If you have an ACS member number, please enter it here so we can link this account to your membership. (optional)

ACS values your privacy. By submitting your information, you are gaining access to C&EN and subscribing to our weekly newsletter. We use the information you provide to make your reading experience better, and we will never sell your data to third party members.


Analytical Chemistry

Extreme Ultraviolet Light Source Pushes Limits Of Circular Dichroism Spectroscopy

Tabletop source eliminates need for synchrotron radiation, bringing extreme UV circular dichroism into ordinary labs

by Celia Henry Arnaud
January 5, 2015 | A version of this story appeared in Volume 93, Issue 1

Circular dichroism spectroscopy with light in the extreme ultraviolet region can be used to study the photoionization of chiral molecules or the magnetic properties of solids. Such experiments usually require synchrotron radiation or free-electron lasers—which generate high-intensity, broad-spectrum light—at specialized facilities. A team led by Yann Mairesse, a researcher at the Center for Intense Lasers & Applications at the University of Bordeaux, in France, has developed a tabletop extreme UV source that could bring such circular dichroism experiments into ordinary labs (Nat. Photonics 2014, DOI: 10.1038/nphoton.2014.314). The researchers focus a titanium-sapphire laser on an argon gas cell to produce various harmonic signals. By using an extreme UV polarizer, they show that the fifth harmonic generates elliptical, quasicircular, ultrashort laser pulses. By swapping argon for sulfur hexafluoride, they can extend the spectral range of the light source. They used the modified source for photoelectron circular dichroism of the enantiomers of fenchone, a well-characterized chiral cyclic ketone natural product. The ultrashort pulses make the light source suitable for time-resolved measurements.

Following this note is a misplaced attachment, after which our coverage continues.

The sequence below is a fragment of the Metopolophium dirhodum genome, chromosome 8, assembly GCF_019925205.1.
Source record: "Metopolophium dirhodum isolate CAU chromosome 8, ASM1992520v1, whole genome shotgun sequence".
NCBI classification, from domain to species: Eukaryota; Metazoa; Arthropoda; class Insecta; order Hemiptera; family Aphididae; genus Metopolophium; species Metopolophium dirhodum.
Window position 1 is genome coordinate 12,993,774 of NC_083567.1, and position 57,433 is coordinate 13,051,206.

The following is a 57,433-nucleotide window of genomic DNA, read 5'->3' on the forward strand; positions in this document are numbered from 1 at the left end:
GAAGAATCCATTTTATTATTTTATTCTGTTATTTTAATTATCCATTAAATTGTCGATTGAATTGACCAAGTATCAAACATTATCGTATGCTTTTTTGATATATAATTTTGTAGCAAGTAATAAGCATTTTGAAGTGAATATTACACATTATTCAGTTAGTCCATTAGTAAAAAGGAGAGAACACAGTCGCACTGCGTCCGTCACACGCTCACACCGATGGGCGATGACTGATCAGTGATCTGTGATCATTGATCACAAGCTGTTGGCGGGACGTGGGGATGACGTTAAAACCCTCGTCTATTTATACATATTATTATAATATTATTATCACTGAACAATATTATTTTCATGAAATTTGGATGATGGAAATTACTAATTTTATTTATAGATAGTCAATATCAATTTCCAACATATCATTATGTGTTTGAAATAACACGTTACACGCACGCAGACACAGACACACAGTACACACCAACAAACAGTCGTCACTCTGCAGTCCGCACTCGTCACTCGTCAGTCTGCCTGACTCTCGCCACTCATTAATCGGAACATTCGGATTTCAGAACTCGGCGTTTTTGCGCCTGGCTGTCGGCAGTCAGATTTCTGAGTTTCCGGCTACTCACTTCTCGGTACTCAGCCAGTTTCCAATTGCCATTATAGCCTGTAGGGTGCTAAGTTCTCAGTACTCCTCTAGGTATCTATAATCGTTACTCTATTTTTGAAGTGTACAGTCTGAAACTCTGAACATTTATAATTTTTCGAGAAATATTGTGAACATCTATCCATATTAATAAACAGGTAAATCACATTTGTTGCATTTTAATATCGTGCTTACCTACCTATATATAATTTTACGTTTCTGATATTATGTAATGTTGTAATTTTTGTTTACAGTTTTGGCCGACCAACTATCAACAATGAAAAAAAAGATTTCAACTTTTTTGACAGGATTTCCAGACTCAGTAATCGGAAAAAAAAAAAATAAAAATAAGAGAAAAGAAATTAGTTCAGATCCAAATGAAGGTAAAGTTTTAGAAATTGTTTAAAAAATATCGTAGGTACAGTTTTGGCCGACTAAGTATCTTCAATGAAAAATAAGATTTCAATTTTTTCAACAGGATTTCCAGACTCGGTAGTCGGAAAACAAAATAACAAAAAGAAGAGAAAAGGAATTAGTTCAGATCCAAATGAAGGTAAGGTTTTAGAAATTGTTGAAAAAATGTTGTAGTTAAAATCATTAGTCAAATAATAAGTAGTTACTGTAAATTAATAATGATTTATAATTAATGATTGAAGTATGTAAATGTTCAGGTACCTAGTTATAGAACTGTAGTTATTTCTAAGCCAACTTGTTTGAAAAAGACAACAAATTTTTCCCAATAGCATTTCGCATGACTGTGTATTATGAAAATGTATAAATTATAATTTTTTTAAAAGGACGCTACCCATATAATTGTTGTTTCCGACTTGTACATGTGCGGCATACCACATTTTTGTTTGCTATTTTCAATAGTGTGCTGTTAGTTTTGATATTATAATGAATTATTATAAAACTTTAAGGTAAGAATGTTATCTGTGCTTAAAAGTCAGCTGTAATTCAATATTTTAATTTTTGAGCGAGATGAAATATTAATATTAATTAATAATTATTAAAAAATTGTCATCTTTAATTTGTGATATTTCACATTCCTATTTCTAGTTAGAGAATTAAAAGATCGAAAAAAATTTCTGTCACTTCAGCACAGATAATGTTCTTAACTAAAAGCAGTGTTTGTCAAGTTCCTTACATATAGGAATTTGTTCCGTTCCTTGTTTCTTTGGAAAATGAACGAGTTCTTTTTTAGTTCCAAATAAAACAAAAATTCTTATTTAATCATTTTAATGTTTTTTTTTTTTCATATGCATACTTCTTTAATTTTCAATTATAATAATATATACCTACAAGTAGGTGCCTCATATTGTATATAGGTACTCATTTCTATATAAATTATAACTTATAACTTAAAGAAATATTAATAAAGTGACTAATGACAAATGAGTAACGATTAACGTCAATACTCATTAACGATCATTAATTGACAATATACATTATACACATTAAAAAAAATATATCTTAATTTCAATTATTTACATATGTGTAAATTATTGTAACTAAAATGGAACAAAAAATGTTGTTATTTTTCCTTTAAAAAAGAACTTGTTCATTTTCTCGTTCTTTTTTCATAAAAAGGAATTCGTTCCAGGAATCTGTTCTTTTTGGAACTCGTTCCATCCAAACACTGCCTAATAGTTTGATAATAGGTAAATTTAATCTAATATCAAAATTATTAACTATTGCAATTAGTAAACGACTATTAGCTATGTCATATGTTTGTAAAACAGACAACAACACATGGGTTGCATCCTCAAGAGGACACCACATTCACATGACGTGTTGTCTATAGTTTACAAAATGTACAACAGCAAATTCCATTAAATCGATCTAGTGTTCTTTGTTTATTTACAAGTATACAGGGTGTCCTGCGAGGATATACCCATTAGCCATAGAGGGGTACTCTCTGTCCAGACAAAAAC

This article has been sent to the following recipient:

Chemistry matters. Join us to get the news you need.